By Ann Deslandes
The mountains of the Mexican state of Guerrero are dotted with opium poppies, a staple crop for many local farmers. Much of their harvest ends up as heroin, which has placed them square in the middle of the violence associated with rival drug trafficking syndicates. In 2017, Guerrero saw 2,318 homicides involving narcotraffickers fighting for control of the territory. This year is well on track to exceed that number.
The violence comes despite attempts by the national army to crack down on poppy crops, root out drug cartels, and round up criminals—policies that have been widely recognized as missteps. Speaking in Mexico in September as part of the Global Commission on Drug Policy, former Mexican President Ernesto Zedillo, once a firm proponent of the war on drugs, urged contemporary lawmakers to “give the benefit of the doubt to those of us who have followed the wrong policy for so many years.” And Mexico’s incoming president, Andrés Manuel López Obrador, said in his victory speech that the drug war was a “failed crime and violence strategy.”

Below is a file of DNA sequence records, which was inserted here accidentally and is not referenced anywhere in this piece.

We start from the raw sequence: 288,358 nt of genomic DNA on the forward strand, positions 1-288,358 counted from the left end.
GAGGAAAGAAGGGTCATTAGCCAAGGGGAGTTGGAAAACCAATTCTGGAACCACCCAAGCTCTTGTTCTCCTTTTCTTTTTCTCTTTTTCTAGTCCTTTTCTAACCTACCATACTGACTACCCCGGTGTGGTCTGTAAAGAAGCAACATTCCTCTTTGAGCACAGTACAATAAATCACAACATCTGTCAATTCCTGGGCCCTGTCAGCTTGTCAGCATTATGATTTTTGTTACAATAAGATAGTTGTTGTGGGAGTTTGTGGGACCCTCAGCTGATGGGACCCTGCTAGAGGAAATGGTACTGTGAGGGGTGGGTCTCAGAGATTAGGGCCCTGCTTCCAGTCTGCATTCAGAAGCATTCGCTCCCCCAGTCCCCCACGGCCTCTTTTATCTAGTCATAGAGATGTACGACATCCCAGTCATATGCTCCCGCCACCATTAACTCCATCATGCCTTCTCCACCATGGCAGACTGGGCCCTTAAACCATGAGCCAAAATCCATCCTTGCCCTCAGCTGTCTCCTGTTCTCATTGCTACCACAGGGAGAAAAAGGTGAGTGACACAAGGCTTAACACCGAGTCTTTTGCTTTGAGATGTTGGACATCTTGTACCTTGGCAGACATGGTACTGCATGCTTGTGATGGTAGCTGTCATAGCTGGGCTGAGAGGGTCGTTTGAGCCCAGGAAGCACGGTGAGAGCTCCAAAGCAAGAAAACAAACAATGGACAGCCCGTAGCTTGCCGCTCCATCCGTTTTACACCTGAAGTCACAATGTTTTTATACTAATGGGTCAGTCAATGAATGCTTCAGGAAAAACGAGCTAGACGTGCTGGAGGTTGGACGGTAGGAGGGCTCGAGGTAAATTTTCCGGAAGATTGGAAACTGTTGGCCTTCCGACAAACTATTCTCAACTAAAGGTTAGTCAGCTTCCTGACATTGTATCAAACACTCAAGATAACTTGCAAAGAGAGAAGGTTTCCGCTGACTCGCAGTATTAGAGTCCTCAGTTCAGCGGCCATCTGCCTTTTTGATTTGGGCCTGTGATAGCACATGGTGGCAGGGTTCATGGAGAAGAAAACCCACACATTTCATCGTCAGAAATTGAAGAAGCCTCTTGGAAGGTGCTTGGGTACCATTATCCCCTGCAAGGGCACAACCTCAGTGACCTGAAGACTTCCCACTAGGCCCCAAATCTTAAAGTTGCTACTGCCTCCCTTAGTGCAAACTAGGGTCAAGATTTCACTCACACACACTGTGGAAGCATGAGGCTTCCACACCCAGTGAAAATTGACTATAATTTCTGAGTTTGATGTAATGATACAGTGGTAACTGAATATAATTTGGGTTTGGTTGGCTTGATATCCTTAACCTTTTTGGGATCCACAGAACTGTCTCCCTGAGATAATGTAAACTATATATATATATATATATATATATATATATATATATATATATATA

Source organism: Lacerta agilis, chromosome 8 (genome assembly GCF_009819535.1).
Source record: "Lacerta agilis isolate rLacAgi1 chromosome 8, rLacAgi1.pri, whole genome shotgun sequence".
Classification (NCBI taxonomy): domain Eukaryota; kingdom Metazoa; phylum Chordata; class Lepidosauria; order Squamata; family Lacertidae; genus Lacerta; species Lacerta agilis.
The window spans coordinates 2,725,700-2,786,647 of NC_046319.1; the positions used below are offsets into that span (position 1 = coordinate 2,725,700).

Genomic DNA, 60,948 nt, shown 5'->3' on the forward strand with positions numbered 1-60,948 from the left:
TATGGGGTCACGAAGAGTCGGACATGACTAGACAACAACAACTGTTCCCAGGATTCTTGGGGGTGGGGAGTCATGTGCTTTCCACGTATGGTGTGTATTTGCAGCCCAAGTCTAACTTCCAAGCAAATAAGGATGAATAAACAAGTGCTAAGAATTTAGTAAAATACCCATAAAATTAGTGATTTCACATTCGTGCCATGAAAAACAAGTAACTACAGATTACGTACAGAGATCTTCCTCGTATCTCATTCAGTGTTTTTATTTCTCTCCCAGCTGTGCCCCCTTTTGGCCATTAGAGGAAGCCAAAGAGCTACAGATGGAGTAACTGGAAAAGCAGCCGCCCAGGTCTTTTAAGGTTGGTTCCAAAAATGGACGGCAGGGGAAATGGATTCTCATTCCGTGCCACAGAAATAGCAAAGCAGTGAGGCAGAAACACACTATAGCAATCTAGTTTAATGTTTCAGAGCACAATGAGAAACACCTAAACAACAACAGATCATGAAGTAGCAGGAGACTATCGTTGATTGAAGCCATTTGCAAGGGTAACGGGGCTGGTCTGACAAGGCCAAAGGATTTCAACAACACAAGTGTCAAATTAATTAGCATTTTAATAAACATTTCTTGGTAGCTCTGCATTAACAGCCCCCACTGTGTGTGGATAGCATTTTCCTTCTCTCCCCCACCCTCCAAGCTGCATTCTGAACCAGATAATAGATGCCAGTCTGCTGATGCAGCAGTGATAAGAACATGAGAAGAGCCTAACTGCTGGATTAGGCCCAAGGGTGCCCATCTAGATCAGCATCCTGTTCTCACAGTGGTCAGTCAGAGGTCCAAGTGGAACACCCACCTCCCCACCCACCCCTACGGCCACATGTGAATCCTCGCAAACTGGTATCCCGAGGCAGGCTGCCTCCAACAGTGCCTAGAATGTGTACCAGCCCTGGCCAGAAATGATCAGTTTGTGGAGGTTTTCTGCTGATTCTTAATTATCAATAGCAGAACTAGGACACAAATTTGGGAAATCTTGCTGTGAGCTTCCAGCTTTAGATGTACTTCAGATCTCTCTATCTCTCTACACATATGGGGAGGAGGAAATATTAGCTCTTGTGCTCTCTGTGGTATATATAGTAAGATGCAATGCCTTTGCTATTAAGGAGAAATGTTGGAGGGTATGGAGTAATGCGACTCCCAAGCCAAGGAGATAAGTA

Guerrero’s state legislature agrees. As an alternative to the policy of the last few years, lawmakers there have called on the national government to legalize the production of opium for pharmaceutical use. The State’s governor, Héctor Astudillo, has led the charge. López Obrador’s incoming interior minister, Olga Sánchez, seems to be on board, and the president-elect has said that he won’t rule it out.
The basic idea behind the plan is that decriminalization will provide an official route for farmers to produce and sell opium poppies. The legal market should cut the drug traffickers out of the picture, weaken them, and reduce conflict. There is some evidence that such measures could work. As the Council on Foreign Relations has observed, legalization of marijuana in some U.S. jurisdictions diminished cartel profits. And in Portugal, the number of overdoses from heroin was initially reduced by a whopping 85 percent after that drug was legalized. How similar rules would play out in Mexico, though, where cartel violence is extreme, is less clear. At the very least, there’s no doubt that legalizing poppy production would reduce its value to traffickers.